Dublin mayor should take over transport and waste - report

Forum's report on the transfer of powers to be sent to minister this week

The Mansion House, Dawson Street, Dublin, is the residence of the Lord Mayor of Dublin. Photograph: Dara Mac Dónaill

The Mansion House, Dawson Street, Dublin, is the residence of the Lord Mayor of Dublin. Photograph: Dara Mac Dónaill


Funding, staff and power should be taken from the National Transport Authority (NTA), Fáilte Ireland, the IDA, the Department of the Environment and other national organisations and transferred to a new Dublin mayor, according to a body tasked with advising Minister for the Environment Phil Hogan.

The Forum on the Establishment of the Office of Directly Elected Mayor of Dublin will this week submit to Mr Hogan its final report on the creation of the mayoral position.

Its report recommends the mayor have strong executive powers and control over a wide range of activities including transport, waste management, housing, planning, tourism, economic development and the fire services, as well as community and traffic policing.

It also states the mayor should have a strategic role in terms of national policy affecting Dublin in the areas of general policing, water, education and health, among others.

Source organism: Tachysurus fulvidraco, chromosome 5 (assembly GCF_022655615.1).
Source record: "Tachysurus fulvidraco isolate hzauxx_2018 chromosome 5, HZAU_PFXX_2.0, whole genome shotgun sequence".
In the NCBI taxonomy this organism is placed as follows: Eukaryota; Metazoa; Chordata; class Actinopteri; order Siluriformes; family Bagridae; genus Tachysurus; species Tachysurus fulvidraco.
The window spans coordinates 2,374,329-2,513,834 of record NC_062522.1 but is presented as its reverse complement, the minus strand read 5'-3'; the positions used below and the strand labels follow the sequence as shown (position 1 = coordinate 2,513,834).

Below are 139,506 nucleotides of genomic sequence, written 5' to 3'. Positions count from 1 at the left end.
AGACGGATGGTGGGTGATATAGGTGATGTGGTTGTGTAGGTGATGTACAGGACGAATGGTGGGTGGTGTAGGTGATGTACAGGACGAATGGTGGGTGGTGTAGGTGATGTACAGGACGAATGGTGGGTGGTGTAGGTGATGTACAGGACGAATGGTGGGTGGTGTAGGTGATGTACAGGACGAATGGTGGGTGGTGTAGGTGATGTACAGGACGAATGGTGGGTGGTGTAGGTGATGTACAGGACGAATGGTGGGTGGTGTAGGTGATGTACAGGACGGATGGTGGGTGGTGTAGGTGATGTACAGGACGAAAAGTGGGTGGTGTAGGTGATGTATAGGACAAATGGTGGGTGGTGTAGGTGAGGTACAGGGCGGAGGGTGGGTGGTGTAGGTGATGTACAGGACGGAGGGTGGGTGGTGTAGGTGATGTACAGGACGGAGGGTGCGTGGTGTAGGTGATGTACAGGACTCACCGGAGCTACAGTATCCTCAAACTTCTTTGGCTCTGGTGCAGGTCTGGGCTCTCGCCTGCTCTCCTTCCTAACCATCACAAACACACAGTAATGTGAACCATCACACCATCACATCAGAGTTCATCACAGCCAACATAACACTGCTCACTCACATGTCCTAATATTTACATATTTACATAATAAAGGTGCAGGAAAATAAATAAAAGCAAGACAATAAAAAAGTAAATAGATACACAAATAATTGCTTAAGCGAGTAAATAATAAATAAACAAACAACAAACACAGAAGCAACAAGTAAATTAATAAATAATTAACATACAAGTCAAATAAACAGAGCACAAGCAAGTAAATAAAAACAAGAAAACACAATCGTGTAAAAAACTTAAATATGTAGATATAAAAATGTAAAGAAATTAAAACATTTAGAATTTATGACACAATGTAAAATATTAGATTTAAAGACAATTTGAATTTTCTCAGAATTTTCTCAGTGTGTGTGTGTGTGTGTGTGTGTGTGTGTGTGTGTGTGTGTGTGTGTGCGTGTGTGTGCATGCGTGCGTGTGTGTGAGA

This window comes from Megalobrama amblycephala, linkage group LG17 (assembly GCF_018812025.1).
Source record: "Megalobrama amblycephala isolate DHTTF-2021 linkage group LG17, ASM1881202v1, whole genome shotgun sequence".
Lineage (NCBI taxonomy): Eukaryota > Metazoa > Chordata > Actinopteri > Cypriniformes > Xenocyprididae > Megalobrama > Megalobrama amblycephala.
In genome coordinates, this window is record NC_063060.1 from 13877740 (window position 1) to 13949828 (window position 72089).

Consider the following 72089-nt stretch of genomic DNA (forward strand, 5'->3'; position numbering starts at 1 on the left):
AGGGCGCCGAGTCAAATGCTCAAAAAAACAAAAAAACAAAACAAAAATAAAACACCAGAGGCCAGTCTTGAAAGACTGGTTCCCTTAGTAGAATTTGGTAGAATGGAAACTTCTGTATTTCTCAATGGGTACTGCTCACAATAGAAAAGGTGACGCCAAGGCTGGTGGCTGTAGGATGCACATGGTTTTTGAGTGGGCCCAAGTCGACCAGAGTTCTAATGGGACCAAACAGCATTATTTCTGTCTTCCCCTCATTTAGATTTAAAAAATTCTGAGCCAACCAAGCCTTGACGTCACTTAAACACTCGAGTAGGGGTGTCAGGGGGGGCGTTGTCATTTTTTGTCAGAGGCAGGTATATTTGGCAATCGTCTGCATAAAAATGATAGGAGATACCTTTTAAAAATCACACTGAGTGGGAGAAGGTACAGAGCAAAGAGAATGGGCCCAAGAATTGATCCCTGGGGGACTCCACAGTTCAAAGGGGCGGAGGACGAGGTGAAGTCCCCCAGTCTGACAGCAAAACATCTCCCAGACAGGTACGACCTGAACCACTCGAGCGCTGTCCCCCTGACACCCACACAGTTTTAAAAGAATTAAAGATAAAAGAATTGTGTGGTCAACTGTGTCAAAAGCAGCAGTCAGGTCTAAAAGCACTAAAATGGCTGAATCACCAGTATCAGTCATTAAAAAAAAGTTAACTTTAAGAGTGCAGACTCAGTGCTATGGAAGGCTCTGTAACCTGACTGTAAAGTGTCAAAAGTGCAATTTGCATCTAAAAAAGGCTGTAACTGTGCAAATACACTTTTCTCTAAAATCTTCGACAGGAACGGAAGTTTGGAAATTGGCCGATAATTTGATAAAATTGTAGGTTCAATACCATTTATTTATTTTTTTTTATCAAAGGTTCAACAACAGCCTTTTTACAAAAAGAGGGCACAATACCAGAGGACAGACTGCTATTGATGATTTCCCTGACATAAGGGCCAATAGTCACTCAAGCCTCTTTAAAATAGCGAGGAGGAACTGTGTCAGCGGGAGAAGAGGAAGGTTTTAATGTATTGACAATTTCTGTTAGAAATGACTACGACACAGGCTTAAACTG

The 22-member forum, which includes representatives of the four Dublin local authorities and headed by Lord Mayor of Dublin Oisín Quinn, was tasked over the past five months with formulating proposals for the powers, functions and structures of the new office.

He can accept or amend the recommendations, before the proposals are put to a vote of councillors in the four Dublin local authorities next March.

If a majority of councillors in each local authority approves the creation of the new office, the proposal will be put to a Dubliners in a plebiscite to be held on the same day as the local elections next summer.

The forum is advising that the powers of the existing managers in the four local authorities should be transferred to the mayor. The mayor should be allowed to appoint a “cabinet” to run local authority services for the entire county.

No new taxes should be raised to fund the mayor or the new structures, the report says: “The new system of local and regional governance for Dublin is best funded from existing resources, efficiencies, retention of 100 per cent of the LPT [local property tax] plus direct transfers from national Government.”

A portion of the funding the Government gives to a number of agencies including the NTA, Fáilte Ireland, the National Roads Authority, Enterprise Ireland, the IDA and the Office of Public Works should be transferred to the mayor, as should appropriate levels of staff, according to the forum.

Similar transfers should happen from Government departments including Transport, Arts and Environment.

Among safeguards recommended by the forum, the mayor would be accountable to a “Dublin assembly” selected from the councillors.

It is also advised that two-thirds of the assembly would be required to impeach the mayor, should his or her conduct fail to come meet acceptable standards.